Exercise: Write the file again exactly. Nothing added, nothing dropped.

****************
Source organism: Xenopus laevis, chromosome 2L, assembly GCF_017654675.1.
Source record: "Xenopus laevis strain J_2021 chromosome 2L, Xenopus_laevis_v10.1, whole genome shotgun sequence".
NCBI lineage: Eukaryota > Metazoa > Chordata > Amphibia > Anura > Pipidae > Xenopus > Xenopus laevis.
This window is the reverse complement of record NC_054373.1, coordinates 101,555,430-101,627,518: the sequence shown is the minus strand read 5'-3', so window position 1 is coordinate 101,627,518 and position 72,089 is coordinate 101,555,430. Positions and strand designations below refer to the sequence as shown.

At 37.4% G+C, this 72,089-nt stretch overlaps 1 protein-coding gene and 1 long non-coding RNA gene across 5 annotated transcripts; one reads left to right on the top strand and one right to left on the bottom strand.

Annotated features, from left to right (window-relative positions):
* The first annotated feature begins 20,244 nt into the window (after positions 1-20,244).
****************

Source organism: Xenopus laevis, chromosome 2L, assembly GCF_017654675.1.
Source record: "Xenopus laevis strain J_2021 chromosome 2L, Xenopus_laevis_v10.1, whole genome shotgun sequence".
NCBI lineage: Eukaryota > Metazoa > Chordata > Amphibia > Anura > Pipidae > Xenopus > Xenopus laevis.
This window is the reverse complement of record NC_054373.1, coordinates 101,555,430-101,627,518: the sequence shown is the minus strand read 5'-3', so window position 1 is coordinate 101,627,518 and position 72,089 is coordinate 101,555,430. Positions and strand designations below refer to the sequence as shown.

At 37.4% G+C, this 72,089-nt stretch overlaps 1 protein-coding gene and 1 long non-coding RNA gene across 5 annotated transcripts; one reads left to right on the top strand and one right to left on the bottom strand.

Annotated features, from left to right (window-relative positions):
* The first annotated feature begins 20,244 nt into the window (after positions 1-20,244).